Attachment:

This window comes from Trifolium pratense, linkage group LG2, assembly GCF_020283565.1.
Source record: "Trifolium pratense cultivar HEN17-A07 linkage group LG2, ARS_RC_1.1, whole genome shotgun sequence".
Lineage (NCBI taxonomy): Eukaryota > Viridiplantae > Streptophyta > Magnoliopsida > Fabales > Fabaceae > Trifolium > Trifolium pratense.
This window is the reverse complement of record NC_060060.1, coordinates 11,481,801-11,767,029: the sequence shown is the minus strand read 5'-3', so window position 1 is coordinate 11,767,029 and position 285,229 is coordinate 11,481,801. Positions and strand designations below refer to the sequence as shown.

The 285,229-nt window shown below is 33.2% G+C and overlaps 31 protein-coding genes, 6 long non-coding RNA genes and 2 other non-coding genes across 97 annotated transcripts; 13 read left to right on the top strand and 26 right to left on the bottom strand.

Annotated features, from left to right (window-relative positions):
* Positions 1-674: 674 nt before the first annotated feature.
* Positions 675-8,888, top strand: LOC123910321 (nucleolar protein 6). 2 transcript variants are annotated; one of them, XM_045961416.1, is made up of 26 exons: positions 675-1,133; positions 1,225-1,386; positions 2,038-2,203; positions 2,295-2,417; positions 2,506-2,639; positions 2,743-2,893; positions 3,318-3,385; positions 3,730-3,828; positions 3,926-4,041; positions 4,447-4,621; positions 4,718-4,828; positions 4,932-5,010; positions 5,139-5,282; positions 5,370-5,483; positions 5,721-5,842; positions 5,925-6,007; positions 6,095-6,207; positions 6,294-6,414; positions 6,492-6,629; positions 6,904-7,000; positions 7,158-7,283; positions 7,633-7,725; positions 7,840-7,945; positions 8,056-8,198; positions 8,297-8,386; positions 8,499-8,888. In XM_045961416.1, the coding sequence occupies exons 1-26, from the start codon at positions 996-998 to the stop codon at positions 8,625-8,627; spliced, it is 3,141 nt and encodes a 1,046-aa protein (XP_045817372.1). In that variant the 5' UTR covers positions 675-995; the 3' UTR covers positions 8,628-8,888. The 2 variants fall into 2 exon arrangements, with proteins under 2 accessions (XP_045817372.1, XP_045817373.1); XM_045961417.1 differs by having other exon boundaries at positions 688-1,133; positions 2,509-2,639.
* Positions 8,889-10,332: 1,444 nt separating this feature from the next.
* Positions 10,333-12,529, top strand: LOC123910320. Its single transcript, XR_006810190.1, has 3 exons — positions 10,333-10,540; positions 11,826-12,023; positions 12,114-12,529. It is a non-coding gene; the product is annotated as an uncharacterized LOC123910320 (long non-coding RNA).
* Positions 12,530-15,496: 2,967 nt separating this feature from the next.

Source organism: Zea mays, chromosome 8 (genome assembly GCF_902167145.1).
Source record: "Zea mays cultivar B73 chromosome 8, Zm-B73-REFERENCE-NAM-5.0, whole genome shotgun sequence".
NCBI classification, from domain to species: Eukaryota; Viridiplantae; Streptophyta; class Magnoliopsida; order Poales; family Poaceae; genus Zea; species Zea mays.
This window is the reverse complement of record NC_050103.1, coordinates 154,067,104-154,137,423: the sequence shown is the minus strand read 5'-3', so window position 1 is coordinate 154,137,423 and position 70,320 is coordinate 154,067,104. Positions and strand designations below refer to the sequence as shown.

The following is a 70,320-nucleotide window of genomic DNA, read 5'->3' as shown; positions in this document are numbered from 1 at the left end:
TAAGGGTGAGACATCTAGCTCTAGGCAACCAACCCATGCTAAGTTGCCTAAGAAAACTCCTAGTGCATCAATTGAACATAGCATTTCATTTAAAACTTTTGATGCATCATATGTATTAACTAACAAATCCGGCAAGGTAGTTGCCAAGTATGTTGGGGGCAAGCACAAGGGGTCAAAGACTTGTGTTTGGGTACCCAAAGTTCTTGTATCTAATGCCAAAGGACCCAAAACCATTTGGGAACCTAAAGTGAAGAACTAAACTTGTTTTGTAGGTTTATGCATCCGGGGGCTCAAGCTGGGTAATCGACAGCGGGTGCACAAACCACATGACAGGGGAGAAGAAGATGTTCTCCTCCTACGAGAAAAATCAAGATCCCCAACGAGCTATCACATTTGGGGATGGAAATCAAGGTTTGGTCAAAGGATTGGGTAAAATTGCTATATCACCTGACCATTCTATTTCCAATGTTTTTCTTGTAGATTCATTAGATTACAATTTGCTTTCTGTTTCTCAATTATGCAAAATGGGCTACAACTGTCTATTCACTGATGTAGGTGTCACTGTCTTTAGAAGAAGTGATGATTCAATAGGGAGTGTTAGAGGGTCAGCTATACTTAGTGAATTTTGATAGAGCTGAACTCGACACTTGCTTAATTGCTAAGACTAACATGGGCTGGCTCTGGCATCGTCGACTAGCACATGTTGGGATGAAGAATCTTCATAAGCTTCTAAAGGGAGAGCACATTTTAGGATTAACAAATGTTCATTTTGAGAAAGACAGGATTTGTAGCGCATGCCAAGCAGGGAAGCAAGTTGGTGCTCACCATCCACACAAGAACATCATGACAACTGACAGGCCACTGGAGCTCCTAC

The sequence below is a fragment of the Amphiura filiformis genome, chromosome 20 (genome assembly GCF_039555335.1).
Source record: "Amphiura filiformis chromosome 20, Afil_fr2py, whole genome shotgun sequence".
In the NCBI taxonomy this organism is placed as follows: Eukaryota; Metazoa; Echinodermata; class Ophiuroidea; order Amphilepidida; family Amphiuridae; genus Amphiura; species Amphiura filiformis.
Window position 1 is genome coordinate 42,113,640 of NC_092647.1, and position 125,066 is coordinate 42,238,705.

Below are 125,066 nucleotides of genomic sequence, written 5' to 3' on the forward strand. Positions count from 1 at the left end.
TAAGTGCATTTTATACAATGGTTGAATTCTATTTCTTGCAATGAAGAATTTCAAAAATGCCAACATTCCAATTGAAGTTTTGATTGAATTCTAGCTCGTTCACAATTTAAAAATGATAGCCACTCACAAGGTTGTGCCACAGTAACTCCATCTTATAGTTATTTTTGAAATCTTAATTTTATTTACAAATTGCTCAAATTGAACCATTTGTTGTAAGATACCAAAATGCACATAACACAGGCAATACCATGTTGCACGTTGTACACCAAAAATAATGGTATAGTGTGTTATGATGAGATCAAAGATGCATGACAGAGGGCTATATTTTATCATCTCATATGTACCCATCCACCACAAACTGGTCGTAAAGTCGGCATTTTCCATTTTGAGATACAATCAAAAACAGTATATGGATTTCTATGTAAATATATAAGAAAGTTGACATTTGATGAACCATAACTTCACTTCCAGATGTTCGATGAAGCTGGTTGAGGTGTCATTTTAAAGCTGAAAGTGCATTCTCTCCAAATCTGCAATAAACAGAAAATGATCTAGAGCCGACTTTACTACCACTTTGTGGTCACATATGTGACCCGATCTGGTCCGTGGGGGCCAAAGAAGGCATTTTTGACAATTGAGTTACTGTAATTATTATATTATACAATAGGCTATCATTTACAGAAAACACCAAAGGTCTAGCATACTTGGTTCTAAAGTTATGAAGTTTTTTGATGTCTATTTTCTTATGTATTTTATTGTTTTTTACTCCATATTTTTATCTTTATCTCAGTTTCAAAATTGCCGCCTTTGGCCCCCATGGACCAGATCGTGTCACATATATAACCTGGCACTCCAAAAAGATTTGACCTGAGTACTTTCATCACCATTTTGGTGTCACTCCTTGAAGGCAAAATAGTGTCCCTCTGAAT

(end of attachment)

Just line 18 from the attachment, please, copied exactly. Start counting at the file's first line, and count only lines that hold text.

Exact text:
The sequence below is a fragment of the Amphiura filiformis genome, chromosome 20 (genome assembly GCF_039555335.1).